Port-o-potty predicaments & protocol, part 2

Kapisa Province, Afghanistan --  Today, we stayed overnight at an old presidential palace at Lake Sirobi. Can you guess what that hole in the ground is? (Now, guess who had a heck of a time trying to use it!)

Kapisa Province, Afghanistan —
Today, we stayed overnight at an old presidential palace at Lake Sirobi. Can you guess what that hole in the ground is? (Now, guess who had a heck of a time trying to use it!)

Man, oh man … the things I do for my country.

Today’s post is a continuation of a previous one about the, um, “unique” situations we face when deployed. (Again, for those who are too highbrow to read text about the most human of bodily functions, consider this your warning to stop reading now.)

Today, we went to Kabul to meet with the Deputy Minister of Public Works for Afghanistan. (He’s one of the main people responsible for road construction.) As our team’s engineer discussed roadwork, I took notes for a possible story to translate into Dari (the local language) and then be broadcast over Afghan radio.

Before we left, the Minister offered us lunch … Kabobs were delicious, especially with the Afghan bread.

Driving through Kabul was kind of a tense ride for me (as most rides outside the wire are,) because we drove down the main drag, where lots of suicide bombers have been targeting coalition forces lately. Our MRAPS (armored trucks) stick out like sore thumbs in the city, kind of like a tank driving in downtown Denver. Luckily, all went well.

We stayed the night in Southern Tag Ab province (the place where we were in our first firefight.) Near Lake Sirobi, there is an old house, which used to be a presidential palace during the Taliban era. Since then it has been used by the Afghan National Army, and they let us use it from time to time. (See the pic, below. Nice, huh? It’s much better than the house of the average Afghan.)

We stayed the night in Southern Tag Ab province (the place where we were in our first firefight.) Near Lake Sirobi, there is an old house, which used to be a presidential palace during the Taliban era. Since then it has been used by the Afghan National Army, and they let us use it from time to time. (Nice, huh? It’s much better than the house of the average Afghan.) 

It’s got a beautiful view of the lake and the surrounding mountains. We parked our MRAPS, doffed our gear and tried to relax and prepare for the next day.

Then the kabobs hit me. Those delicious beef kabobs with the delicious Afghan bread … They wanted out.

No problem, we’re in a former president’s house. There should be a bathroom in the house somewhere, right? Right … Except I’m in Afghanistan. The bathroom was not the sit-down-and-read-a-paper variety. It was the lift-up-your-man-dress-while-you-squat-over-a-hole variety. I don’t have much experience using these types of toilets. In fact, I don’t have ANY.

But, hey, this is war, after all. And, I am the adventurous sort. So, I thought I’d give it a try.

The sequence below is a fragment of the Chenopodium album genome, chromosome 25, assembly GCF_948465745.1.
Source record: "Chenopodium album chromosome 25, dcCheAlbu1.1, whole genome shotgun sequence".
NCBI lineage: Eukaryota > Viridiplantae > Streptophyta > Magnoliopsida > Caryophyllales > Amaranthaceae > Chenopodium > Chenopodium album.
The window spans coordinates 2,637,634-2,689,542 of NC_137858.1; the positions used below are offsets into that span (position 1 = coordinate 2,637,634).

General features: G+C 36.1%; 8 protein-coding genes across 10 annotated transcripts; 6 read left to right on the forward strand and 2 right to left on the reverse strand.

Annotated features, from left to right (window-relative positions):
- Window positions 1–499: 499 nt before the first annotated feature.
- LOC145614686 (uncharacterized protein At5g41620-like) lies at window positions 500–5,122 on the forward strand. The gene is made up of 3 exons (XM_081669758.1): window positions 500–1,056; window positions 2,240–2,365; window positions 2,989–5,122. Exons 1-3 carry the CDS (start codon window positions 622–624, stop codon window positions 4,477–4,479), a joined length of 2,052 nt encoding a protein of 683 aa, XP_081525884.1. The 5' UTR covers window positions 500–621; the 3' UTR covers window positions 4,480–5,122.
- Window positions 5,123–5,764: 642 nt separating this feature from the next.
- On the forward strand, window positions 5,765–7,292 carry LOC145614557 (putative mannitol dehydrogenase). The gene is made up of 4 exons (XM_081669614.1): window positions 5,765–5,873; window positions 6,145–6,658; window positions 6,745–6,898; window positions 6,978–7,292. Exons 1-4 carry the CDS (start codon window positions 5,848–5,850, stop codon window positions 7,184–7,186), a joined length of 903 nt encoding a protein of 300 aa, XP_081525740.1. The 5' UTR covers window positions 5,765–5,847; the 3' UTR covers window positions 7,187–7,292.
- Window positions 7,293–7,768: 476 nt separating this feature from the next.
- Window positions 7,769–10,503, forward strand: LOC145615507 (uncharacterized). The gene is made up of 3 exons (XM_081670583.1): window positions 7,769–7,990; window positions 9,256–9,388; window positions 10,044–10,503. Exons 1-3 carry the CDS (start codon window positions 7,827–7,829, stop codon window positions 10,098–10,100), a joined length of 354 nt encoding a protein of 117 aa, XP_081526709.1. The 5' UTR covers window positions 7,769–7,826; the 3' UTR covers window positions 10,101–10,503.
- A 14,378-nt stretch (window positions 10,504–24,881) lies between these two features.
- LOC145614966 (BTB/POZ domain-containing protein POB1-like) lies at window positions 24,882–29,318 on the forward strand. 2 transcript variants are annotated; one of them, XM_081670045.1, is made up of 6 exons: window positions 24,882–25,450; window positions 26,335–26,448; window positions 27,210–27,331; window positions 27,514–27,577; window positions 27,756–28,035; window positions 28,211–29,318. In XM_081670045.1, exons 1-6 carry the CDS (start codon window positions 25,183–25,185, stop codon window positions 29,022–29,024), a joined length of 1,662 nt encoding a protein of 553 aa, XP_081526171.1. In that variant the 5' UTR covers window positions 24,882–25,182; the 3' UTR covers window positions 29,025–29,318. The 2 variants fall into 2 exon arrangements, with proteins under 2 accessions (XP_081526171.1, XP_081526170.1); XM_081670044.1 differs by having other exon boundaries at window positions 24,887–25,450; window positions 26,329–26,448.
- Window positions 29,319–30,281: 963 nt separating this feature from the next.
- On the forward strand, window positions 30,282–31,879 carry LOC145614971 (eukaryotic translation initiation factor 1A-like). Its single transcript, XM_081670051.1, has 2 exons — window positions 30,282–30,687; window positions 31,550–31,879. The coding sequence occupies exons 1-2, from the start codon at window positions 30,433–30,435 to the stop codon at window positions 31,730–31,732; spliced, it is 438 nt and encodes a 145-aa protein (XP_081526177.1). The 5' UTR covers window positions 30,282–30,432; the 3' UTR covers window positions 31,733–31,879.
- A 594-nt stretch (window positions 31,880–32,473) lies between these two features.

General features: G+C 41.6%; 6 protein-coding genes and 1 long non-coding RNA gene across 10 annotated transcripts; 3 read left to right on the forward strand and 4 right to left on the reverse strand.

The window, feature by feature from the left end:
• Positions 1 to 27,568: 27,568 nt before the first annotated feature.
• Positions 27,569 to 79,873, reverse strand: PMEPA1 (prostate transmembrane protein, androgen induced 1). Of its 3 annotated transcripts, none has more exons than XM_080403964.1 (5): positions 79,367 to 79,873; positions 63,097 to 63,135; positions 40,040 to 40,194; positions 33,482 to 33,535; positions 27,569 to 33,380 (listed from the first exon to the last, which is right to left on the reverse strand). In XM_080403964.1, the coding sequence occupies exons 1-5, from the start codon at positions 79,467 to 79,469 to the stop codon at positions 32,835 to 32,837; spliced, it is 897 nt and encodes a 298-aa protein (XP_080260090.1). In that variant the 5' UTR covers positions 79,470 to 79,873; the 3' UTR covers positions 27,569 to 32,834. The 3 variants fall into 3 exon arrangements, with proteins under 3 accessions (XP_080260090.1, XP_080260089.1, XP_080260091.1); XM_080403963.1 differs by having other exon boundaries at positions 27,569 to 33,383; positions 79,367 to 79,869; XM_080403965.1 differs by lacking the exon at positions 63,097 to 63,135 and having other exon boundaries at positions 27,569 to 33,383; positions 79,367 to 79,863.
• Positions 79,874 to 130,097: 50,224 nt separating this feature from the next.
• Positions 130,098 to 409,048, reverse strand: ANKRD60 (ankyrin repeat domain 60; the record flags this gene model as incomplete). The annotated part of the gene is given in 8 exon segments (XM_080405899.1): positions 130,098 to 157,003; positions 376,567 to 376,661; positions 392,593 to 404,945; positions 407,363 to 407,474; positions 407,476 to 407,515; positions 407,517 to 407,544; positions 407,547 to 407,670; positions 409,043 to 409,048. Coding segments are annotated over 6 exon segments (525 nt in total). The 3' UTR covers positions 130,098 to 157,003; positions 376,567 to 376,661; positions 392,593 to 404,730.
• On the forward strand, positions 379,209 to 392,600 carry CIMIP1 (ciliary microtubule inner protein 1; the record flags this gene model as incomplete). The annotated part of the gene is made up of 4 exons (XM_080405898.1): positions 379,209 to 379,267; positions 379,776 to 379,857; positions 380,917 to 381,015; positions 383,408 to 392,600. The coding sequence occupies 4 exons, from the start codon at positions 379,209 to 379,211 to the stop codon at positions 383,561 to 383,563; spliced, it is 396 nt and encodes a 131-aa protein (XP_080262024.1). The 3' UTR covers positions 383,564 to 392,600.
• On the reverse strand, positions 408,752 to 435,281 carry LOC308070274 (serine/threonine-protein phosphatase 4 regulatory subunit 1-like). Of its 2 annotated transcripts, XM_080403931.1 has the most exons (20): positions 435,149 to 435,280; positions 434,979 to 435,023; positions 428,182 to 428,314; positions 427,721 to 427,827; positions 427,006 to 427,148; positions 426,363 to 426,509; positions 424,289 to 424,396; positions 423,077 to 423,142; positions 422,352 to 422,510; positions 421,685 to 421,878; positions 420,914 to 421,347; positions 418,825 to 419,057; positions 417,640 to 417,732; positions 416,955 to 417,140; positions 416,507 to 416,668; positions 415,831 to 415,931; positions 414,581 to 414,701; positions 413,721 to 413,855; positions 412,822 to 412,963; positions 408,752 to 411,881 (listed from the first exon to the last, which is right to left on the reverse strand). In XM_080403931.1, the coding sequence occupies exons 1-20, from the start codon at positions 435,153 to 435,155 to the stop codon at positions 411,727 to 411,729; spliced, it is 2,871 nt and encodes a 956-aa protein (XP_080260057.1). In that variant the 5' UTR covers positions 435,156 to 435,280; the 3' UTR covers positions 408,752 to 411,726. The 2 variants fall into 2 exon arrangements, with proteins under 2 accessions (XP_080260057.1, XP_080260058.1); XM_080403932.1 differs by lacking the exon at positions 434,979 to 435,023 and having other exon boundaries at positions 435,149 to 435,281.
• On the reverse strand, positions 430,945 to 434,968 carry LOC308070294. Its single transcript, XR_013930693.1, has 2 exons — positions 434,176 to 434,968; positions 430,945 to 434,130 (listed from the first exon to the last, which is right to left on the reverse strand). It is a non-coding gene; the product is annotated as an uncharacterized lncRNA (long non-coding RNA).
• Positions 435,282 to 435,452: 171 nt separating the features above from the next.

(This is your final warning. Stop reading if you’re disgusted easily.)

First, I positioned my feet on the foot grips and checked for stability. (I didn’t want my feet slipping while I was, um, “thinking.” Seemed stable enough.

Then I dropped my trousers around my ankles. Problem number one: How do I squat down and not lose my balance? There was nothing to hold on to. (See the picture.) So, I figured to myself … the Afghans just must be used to squatting while self-supported. Heck, if they can do it, I can do it.

I tried to squat down. I was able to lower my body over the hole. That’s when problem number two arose: How do I make sure my, um, “class 2 download” doesn’t hit my trousers or the heels of my feet? I tried to pull my trousers forward while still around my ankles, but this threw off my balance.

Still, I was determined. I waited and fought with my muscles to stabilize myself. Once I was finally “comfortable” with my position, problem number three arose: I simply can’t go like this. Call it a psychological thing. Even though I had to go, my body just didn’t want to do it. There was no immediate fix for this … I just had to fight with my mind to convince myself that I could go. I lost that fight.

Accepting defeat, I pulled up my trousers and thought about the alternatives. Sadly, we were outside the wire … There were no port-o-potties around in sight. And, since the lake house is located in secluded area, in the middle of nowhere, that only left one option.

That’s right. I had to perform a “class 2 download” out in the open.

It was still light outside, so the first part of the plan was for me to wait until nightfall. (There was no WAY I was going to risk being seen by the troops “thinking” out in the open. I’d never live it down!) So, I waited until it became dark.

And, oh, how dark it became. There are no streetlights, and no other houses around. So, I strapped on a headlamp and ventured up the side of a mountain near the lakehouse, TP in hand. Also by my side was my 9mm Beretta, because I’ll be DAMNED if an insurgent was gonna take advantage of my vulnerability by attacking me during my “download.”

I found a place near the side of a cliff, held on to a rock with one hand, simulated sitting in a familiar position, dropped trow and performed the “class 2 download.” My other hand was on my weapon … I kid you not.

I performed a combat “class 2 download” today, all in support of Operation Enduring Freedom. Damn you, Taliban! Damn you!

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